Robotic surgeons are taking the National Health Service (NHS) by storm. They are now being used to conduct surgical operations for prostate cancer or for kidney and bladder problems, which decades ago have been the domain of human surgeons.
The machines, employing pinpoint-accurate, computer-controlled arms, are being hyped as devices that can be utilized to do minute surgical tasks such as cutting and stitching far more effectively than frail-fingered humans, and with no risks of bleeding from excessive incisions or poor suturing.
There are now around 60 “da Vinci” type robots in NHS hospitals. They came from the da Vinci Surgical System, a device that scales down a surgeon’s hand movements to copy the method of making tiny incisions, leading to less tissue damage and shorter recovery time for patients. They are used to get a 3D computer visual to see inside patients, or to operate tiny cameras and minuscule tools to perform procedures.
At present, almost 2,000 da Vincis have been made worldwide, and they are utilized in around 200,000 operations annually.
But do these robots live up to their expectations? After all, they are priced at around 1.7 million British pounds each and annual maintenance costs of 140,000 British pounds , according to a report by the Royal College of Surgeons Bulletin.
Studies showed that they aren’t that much better than real doctors. Clinical trial results from a study that was conducted in October 2017 by the Cochrane Library showed that even with prostate cancer operations – the most popular application for robot surgeons in the United Kingdom – the machines gained no better outcomes than keyhole surgery performed by humans.
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Undergoing robot surgery would not necessarily make one less susceptible to post-surgical bleeding or operations having to be redone. As a matter of fact, keyhole operations that were done by robots did not fare better than the far more invasive, non-keyhole form of operation for prostate cancer, called open radical prostatectomy.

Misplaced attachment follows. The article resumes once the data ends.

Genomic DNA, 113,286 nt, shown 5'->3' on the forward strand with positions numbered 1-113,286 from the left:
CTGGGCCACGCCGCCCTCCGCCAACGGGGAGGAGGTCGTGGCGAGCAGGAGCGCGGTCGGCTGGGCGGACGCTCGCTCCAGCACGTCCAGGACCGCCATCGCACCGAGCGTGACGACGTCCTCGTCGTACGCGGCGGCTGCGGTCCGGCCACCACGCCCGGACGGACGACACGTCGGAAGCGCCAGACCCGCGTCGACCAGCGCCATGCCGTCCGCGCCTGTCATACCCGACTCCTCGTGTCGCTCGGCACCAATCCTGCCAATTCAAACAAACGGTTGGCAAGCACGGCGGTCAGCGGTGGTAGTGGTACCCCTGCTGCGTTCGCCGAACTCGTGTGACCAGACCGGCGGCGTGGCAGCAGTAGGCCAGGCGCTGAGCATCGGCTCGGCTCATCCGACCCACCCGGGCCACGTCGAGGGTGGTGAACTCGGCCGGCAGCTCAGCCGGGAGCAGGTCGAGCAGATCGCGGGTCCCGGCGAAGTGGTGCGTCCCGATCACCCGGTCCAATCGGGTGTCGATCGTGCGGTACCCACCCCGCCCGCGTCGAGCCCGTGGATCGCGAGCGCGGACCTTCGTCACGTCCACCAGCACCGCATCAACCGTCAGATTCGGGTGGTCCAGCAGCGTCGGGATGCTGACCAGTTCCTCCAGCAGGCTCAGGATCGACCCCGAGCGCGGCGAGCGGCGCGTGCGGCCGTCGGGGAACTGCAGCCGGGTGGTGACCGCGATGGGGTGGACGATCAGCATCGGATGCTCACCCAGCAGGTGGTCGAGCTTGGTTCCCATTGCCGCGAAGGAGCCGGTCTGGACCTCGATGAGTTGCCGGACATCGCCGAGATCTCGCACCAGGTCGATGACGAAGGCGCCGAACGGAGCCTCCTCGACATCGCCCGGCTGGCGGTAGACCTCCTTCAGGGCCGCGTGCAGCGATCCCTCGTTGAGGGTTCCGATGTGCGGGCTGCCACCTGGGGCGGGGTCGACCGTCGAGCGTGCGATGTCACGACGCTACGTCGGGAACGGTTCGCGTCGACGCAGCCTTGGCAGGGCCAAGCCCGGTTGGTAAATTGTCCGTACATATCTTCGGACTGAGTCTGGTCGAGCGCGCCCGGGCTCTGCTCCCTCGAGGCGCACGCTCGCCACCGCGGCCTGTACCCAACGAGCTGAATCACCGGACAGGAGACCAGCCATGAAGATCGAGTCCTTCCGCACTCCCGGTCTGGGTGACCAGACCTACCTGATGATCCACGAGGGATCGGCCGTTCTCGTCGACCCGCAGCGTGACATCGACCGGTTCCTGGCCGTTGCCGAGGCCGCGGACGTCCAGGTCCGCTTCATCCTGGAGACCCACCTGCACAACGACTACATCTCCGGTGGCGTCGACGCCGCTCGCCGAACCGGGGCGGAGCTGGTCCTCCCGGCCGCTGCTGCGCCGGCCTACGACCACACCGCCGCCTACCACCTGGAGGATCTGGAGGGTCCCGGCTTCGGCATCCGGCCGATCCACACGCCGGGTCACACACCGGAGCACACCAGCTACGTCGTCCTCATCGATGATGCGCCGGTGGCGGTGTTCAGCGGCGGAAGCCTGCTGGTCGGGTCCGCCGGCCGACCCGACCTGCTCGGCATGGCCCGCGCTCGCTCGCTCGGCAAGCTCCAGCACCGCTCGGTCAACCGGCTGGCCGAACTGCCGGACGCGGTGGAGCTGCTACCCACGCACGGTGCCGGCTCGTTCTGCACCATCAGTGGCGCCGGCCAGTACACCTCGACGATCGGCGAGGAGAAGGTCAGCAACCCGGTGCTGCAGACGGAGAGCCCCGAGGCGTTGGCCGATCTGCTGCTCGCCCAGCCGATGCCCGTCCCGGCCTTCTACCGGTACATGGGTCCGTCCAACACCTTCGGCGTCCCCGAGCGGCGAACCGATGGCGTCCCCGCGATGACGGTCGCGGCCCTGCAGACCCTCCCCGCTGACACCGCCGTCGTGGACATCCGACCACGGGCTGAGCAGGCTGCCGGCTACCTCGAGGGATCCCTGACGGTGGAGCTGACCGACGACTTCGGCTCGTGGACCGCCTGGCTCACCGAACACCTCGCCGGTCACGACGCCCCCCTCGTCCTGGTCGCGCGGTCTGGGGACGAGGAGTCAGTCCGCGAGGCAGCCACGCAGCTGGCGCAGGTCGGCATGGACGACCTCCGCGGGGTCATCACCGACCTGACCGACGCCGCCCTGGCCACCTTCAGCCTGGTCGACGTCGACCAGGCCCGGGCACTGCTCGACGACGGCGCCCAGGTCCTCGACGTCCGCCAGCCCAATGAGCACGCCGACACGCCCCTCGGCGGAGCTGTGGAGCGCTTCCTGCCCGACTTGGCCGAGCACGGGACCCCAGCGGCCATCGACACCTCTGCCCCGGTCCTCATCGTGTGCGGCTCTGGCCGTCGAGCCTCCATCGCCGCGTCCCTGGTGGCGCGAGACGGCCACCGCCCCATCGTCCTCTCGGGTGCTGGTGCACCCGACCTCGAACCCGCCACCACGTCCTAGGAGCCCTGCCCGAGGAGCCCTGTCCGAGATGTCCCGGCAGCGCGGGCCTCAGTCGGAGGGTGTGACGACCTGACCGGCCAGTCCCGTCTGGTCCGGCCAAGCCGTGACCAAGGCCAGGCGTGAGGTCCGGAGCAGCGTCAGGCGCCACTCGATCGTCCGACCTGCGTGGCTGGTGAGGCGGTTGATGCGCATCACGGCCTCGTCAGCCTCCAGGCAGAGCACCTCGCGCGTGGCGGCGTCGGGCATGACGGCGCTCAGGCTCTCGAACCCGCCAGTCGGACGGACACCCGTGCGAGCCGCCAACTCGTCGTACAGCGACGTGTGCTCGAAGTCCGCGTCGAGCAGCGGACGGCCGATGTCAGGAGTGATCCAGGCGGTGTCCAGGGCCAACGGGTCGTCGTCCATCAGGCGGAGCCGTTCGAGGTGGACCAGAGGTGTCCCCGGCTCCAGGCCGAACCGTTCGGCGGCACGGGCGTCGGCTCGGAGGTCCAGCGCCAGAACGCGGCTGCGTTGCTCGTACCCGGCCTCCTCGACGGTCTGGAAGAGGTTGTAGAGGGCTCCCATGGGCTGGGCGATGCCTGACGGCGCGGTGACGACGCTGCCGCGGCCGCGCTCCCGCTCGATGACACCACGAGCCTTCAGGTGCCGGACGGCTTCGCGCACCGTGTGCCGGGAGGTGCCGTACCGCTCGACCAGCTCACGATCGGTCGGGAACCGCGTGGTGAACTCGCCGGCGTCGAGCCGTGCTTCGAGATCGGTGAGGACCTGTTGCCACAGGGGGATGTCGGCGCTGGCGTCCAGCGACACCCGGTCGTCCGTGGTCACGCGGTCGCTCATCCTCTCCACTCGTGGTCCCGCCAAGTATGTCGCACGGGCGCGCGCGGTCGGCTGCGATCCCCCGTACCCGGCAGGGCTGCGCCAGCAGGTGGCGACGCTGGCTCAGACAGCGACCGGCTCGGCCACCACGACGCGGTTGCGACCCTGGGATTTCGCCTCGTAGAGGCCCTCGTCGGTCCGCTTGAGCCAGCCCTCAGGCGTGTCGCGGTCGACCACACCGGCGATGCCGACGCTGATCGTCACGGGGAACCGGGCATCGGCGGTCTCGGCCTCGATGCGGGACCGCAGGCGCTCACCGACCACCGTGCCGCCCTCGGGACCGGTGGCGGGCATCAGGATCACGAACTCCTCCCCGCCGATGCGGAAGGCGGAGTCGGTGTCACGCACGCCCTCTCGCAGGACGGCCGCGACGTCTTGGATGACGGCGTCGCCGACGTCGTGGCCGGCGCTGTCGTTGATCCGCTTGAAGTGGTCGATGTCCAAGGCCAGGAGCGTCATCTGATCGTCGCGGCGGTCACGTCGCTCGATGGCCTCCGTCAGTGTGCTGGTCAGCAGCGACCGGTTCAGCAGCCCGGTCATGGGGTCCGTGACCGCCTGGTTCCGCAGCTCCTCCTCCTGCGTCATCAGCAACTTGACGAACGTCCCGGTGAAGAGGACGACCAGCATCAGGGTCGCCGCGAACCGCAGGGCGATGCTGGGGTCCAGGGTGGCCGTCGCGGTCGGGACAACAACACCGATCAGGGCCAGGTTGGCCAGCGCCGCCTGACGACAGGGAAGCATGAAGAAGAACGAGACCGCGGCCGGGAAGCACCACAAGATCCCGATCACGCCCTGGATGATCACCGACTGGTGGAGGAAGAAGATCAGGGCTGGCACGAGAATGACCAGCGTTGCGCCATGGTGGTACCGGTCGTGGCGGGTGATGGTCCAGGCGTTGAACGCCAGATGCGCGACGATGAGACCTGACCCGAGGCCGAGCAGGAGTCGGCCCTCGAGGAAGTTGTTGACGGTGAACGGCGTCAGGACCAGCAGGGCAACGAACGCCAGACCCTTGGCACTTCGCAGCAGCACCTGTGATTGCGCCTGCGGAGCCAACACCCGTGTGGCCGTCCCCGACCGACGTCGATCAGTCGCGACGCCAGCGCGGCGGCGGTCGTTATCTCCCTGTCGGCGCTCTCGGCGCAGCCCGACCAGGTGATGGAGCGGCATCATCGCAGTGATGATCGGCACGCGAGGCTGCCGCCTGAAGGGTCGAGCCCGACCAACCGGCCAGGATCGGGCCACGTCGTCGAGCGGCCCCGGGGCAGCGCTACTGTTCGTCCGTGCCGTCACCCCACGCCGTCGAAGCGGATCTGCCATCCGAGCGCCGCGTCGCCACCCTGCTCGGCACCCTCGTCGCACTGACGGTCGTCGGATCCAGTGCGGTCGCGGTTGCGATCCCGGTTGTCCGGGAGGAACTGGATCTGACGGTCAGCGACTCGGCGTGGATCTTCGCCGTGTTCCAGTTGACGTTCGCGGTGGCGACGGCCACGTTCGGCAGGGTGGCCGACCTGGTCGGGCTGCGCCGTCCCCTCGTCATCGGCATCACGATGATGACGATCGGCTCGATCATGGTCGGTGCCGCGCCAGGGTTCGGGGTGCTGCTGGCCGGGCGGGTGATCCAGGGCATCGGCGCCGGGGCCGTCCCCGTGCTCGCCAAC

It could be argued, therefore, that the NHS is actually wasting money by using vital funds to purchase these robots. “The big thing about robot surgery is it’s dramatically expensive. The NHS is forking out millions of pounds and before our study we had no idea if there was any benefit,” said David Jayne, a professor of surgery at St. James’ University Hospital in Leeds.
So why do NHS hospitals still buy them? It might be due to the fact that robots offer a sales edge, because patients are more often than not secure in their belief that robots are more superior in surgery and operation skills than their human counterparts.
“Patients were attracted to centers offering robotic surgery, and other centers adopted this technology to preserve their market share. NHS trusts appear to have bought the robots not because they are better, but because they pull in more customers,” said Ajay Aggarwal, an oncology researcher at the London School of Hygiene and Tropical Medicine.
University of Surrey professor of urology Christopher Eden has conducted prostate operations using both keyhole surgery and robots. “There are a few reports that do show robotics can have slightly better outcomes, but really you are looking at the fact that the surgeons involved are high in experience and expertise. I advise anyone considering a prostate operation to look at the surgeon’s short-term and long-term outcomes, not what kit they are using,” he said.
Eden said there are areas where using robots can be more beneficial. Such is in a relatively new technique called Retzius-sparing protastectomy, which removes the prostate from the behind the patient, as opposed to the conventional surgery which removes the prostate from the front of the patient.
Eden said the Retzius-sparing protastectomy has a three-times greater rate of success of decreasing the risk of incontinence in men – a complication that 10 percent of prostate cancer patients suffer from.
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